I feel better. ~ Ham Pie Sandwiches

05 December 2007

I feel better.

John has been making me lots of little spoiledy snacks lately when I am hungry and tired. They are all tasty and tiny and not at all the sort of junk food that I might end up eating while I'm as busy as I've been. On the other hand, everything he's made is strongly like what I make when even a little more full of energy and time.

The other day it was time for couscous and zucchini. This was an excellent plan. It was such an excellent plan that over the weekend I made it again for myself, with slight embellishment. Oh man. I kind of want some more right now, but our garbage disposal is not working and thus we are screwed in all kitchen matters until it is fixed. It's a good thing we have lots of chili to heat up.

Anyway.

Couscous with zucchini and sundries

couscous
shallot
olive oil/butter
zucchini
eggplant
pecans
salt, pepper
garnish cheese if you want

First, start on the zucchini etc. Peel and chop your shallot and put it in a sauté pan with some olive oil. Cook slowly while you slice the zucchini and eggplant finely. The amount you use depends on what proportions you want. I would use at least half a small zucchini, or even a whole one, and a quarter or less of an eggplant. Slice these as finely as you can, so they'll cook quickly. You can cut the slices into smaller bits if you want; John and I both cut our eggplant into small squares. Add them to the shallots, add a little more olive oil, and cook until nice and tender.

While things are tenderizing, make everything else.

If you want pecans, toast them by putting them in a pan in a fairly low oven (250F) for ten minutes or so. Check often to make sure they don't burn; take them out when the smell toasty and delicious, without browning much, if at all. You may want to put these on before starting the vegetables, actually.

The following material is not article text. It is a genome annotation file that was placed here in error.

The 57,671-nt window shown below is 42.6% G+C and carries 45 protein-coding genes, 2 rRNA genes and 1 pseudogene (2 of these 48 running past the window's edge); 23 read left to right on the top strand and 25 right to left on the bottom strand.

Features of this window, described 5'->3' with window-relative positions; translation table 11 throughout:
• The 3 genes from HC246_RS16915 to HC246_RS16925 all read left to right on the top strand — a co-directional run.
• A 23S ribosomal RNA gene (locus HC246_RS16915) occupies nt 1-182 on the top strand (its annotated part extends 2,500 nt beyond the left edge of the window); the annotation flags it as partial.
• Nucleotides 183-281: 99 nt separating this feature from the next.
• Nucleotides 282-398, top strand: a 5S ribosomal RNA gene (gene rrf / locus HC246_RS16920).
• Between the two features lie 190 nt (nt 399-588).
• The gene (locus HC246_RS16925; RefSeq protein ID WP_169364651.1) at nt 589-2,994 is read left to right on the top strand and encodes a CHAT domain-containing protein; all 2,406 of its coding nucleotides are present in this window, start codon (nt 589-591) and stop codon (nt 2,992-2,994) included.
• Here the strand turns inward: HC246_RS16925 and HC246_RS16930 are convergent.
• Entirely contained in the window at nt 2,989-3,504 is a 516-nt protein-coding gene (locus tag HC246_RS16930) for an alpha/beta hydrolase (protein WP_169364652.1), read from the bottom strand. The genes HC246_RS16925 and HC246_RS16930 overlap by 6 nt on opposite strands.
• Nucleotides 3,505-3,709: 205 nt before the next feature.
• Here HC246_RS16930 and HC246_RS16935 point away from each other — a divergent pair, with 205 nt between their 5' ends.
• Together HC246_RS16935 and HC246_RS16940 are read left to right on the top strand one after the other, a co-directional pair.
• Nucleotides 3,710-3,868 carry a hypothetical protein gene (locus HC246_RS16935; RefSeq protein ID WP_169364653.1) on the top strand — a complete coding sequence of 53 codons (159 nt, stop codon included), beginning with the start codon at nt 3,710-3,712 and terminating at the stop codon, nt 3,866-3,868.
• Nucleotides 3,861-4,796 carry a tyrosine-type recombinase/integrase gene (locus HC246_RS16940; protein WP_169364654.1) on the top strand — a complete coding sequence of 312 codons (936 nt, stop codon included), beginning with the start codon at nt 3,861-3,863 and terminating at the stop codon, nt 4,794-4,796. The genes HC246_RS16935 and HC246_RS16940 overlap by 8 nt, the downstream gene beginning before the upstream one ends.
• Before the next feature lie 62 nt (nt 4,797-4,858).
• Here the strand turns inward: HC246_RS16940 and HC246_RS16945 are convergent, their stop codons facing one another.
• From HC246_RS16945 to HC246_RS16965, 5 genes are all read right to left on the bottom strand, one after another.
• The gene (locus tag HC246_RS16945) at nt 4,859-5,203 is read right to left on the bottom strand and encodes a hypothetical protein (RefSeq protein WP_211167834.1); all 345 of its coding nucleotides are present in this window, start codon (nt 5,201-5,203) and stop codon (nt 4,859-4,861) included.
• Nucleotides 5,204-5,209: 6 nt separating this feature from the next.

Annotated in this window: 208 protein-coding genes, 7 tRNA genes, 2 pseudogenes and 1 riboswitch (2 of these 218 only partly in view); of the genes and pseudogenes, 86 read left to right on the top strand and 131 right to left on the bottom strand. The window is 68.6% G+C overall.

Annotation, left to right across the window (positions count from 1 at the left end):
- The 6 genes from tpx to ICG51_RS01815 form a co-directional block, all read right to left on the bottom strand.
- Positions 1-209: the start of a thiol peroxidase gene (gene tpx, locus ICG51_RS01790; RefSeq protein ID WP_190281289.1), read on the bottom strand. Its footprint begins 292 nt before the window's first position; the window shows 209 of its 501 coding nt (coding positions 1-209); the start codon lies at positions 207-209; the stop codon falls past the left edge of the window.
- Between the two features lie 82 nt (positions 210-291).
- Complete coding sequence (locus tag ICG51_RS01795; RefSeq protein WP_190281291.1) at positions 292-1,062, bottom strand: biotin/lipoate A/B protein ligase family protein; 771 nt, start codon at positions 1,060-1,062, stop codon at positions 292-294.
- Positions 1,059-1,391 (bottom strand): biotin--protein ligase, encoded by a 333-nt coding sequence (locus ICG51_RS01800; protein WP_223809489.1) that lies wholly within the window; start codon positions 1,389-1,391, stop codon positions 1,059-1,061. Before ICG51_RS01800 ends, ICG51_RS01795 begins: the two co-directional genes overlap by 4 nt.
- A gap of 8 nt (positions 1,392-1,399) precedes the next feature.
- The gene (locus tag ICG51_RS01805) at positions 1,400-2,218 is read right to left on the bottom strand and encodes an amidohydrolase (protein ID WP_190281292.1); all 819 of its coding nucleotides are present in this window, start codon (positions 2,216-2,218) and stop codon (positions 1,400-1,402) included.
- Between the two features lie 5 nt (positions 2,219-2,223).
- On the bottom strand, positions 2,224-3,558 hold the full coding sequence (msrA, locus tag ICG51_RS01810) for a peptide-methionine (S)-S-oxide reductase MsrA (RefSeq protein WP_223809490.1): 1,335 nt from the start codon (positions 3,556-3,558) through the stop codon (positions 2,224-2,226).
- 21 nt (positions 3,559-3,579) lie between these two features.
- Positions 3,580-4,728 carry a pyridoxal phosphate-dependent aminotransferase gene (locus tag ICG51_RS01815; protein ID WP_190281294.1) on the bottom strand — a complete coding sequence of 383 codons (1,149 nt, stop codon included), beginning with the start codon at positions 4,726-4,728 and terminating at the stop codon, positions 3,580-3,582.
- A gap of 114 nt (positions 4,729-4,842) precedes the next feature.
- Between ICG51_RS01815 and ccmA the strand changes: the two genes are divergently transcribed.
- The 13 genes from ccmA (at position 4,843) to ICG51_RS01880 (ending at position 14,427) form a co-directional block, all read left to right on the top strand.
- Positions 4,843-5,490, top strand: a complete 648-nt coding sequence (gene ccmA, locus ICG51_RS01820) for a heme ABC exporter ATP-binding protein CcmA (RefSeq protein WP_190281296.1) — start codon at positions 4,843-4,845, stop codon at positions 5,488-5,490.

Make couscous. Couscous is easy, especially if you decide you don't care about properly steaming it. I've made it by steaming, by baking, and by straight instant poured water absorption. The last method tastes just as good to me as the first, so that's how I make it. If you want to go to extra effort, go ahead. If not, get out some couscous and put it in a bowl. Heat some water in the teakettle. When it boils (or a little before, so as not to crack the bowl), pour water to cover the dry cous. It should absorb pretty quickly; add a couple more slugs of water and let the bowl sit for a few minutes. Then taste to see if the couscous is fully cooked. If not, add a bit more water, stir it up, and leave to absorb again. I'm sure there are specific proportions around online somewhere, but this works just as well.

When couscous is done, stick a pat of butter or a slug of olive oil into it, add some salt and fairly copious pepper, and stir it up. If you're using butter, make sure it's covered with cous so it'll melt in the heat.

When everything is done, tip your pecans into your zucchini and shallot. Salt and pepper, mix it up, and scoop it onto your bowl of couscous. Add some shredded parmesan if you want. You could also use lots of other cheeses. I think I may have used cubed leftover fontina when I made it the second time; this is clearly also good, since fontina plus pecans = ++.

Eat it all together. Now eat a pear.

1 comment:

Rachel said...

I wish I wasn't so busy being snowed in. I would go to the store and buy the everything needed for this now.